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Consumers lose when rates hit credit card 'floors'

For many credit card customers, the rate cut party of 2001 is over, no matter what the Fed does.

After nine Federal Reserve Board rate cuts in 10 months, many variable-rate card customers are hitting the floors, or minimum APRs, allowed in their cardholder agreements.

Once you've reached the floor of a card agreement, your interest rate is finished falling. It doesn't matter what rate cuts Alan Greenspan has up his sleeve. Your interest rate free fall is over.

"It's gone as low as it's going to go," says Catherine Williams, president of Consumer Credit Counseling Service of Greater Chicago.

The variable floor
About 70 percent of all credit cards have variable rates. Some variable-rate credit cards have floors. Others don't.

Twenty-four percent of variable-rate credit cards surveyed by Bankrate.com have floors. Seventy-five percent of those cards had hit their minimum APRs as of Oct. 3.

"I think it's safe to say the ones that haven't will hit them soon," says Greg McBride, an analyst with Bankrate.com

Issuers that place floors on variable-rate card accounts include Bank One/First USA, Wells Fargo and Household Bank. Chase Manhattan places floors on some of its variable-rate cards. And Capital One, renowned for its fixed-rate card deals, issues some variable-rate cards with minimum APRs and some without.

Frank Martien, a senior consultant at First Annapolis Consulting, estimates that one-quarter to one-third of all variable-rate cards have floors.

Not sure if that variable-rate card in your wallet comes with a floor? You're not alone.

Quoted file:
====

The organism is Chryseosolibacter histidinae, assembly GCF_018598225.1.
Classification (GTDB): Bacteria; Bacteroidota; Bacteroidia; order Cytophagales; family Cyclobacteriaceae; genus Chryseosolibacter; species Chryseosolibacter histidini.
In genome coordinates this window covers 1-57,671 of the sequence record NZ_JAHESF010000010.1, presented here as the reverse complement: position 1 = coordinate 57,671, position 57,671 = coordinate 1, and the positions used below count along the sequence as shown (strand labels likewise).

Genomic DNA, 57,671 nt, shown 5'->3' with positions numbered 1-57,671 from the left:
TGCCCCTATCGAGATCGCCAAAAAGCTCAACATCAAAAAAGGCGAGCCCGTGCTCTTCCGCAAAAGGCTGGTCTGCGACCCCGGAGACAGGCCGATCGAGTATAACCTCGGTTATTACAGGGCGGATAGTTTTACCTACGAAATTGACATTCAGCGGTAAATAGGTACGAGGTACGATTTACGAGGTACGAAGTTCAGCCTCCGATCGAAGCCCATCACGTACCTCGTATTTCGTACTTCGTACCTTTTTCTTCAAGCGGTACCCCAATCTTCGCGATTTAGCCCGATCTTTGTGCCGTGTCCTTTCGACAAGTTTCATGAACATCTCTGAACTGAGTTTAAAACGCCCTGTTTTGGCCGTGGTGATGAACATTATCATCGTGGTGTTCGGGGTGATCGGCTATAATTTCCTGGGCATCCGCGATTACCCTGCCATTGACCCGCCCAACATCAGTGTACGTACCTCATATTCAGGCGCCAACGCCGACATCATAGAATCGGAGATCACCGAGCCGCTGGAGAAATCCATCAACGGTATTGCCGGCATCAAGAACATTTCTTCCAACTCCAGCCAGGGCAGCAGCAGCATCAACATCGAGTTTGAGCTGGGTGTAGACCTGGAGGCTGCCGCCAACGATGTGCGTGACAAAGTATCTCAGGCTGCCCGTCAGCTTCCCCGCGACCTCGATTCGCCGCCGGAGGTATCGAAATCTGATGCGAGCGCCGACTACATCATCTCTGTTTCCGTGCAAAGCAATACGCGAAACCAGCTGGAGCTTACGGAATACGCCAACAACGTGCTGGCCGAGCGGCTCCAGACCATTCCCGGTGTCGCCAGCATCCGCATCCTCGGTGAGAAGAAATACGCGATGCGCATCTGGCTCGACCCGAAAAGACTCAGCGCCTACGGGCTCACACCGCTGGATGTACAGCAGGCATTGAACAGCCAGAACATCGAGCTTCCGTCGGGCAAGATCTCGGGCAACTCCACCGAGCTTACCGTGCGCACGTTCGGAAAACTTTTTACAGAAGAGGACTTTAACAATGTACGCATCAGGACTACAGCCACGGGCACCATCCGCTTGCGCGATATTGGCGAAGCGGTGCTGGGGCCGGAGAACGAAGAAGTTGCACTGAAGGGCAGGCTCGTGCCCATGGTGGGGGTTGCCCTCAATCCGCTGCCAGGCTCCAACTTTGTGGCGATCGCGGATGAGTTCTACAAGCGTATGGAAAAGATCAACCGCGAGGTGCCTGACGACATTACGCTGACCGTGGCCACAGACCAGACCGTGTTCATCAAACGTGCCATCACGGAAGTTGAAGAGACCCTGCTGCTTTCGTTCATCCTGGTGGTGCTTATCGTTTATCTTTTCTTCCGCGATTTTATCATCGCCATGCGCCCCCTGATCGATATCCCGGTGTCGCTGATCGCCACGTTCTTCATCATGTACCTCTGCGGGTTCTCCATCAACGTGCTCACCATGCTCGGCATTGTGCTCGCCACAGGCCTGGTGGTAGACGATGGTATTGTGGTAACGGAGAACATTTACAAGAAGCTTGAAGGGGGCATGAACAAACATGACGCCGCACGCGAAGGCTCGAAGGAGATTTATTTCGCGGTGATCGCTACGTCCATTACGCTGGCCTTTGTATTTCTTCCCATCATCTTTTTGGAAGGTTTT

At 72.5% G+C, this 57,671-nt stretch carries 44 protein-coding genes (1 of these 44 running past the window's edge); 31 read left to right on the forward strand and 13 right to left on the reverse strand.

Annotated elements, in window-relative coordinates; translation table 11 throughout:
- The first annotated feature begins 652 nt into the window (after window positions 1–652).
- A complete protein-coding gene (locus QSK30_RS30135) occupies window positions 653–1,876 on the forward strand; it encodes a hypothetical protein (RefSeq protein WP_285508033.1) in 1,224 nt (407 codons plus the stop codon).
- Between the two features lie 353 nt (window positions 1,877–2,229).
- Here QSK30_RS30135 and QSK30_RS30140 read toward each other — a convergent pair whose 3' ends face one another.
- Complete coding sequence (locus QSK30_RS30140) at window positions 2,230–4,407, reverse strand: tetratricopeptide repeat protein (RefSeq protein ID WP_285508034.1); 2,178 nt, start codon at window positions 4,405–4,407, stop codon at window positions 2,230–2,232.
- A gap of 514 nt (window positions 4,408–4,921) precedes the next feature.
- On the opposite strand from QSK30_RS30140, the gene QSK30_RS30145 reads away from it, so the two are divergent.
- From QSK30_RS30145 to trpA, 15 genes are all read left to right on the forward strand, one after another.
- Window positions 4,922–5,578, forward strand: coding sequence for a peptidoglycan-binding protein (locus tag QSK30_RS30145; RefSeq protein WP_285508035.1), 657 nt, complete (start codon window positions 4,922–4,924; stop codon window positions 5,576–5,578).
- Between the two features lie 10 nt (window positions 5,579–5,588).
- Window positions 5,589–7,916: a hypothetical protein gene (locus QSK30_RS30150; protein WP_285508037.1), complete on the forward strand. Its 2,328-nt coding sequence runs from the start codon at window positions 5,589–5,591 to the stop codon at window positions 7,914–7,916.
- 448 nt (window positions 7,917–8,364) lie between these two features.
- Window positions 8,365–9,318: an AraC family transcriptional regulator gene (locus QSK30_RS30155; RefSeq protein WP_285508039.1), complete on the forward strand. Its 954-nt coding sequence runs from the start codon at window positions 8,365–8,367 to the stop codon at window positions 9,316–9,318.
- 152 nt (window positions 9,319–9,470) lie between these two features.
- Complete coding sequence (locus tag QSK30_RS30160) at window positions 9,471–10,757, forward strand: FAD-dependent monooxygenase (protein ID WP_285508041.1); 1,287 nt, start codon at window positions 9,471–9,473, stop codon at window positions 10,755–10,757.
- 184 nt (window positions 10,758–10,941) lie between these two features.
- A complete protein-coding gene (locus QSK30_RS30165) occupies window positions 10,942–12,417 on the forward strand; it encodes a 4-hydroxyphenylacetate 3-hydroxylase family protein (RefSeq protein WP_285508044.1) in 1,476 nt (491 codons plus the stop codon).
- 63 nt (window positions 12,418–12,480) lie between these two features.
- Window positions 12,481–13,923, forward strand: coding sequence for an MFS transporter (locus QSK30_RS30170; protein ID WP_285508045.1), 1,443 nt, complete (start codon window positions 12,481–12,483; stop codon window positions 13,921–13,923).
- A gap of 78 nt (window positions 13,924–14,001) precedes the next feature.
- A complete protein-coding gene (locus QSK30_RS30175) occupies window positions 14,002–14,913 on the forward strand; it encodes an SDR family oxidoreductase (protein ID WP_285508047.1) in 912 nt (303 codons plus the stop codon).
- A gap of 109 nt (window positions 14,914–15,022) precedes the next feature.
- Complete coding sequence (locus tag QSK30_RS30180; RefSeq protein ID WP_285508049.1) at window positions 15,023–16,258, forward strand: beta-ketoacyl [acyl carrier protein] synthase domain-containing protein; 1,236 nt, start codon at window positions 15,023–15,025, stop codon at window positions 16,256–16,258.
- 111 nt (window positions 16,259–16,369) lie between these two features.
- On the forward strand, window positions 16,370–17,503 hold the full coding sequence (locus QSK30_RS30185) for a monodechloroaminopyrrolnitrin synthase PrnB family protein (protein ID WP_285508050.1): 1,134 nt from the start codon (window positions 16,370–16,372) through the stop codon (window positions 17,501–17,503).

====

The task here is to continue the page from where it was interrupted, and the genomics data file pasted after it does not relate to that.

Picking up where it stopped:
"People don't pay attention to that type of thing," says James Daly, editor of Credit Card Management, an industry magazine.

"That's the type of thing that's in the fine print. To people's detriment, they probably don't read it."

Now's a great time to start. So pull out that card agreement, grab a magnifying glass and get going.

What goes up must come down
The interest rate on any variable-rate credit card fluctuates with an index. When the index shoots up, so does the card rate. When the index slips down, down goes the card rate.

Most issuers use The Wall Street Journal prime rate as an index. The Wall Street Journal prime rate usually falls the day after the Fed cuts rates. Since Jan. 1, the prime rate has plummeted from 9.5 percent to 5.5, its lowest level in 29 years.

It's been a great year for variable-rate card customers. Just how great depends on your cardholder agreement.

Some variable-rate accounts are re-priced each month. These folks are having an especially fine year. They felt the impact of the two January rate cuts in their February bills. The Oct. 2 cut may turn up in their November bills.

Other variable-rate accounts are re-priced each quarter. Because the fourth quarter began Oct. 1, people who hold cards re-priced quarterly will have to wait until next year to see the effects of the Oct. 2 rate cut.

Of course, people who have already hit the minimum APR won't feel the latest rate cut at all.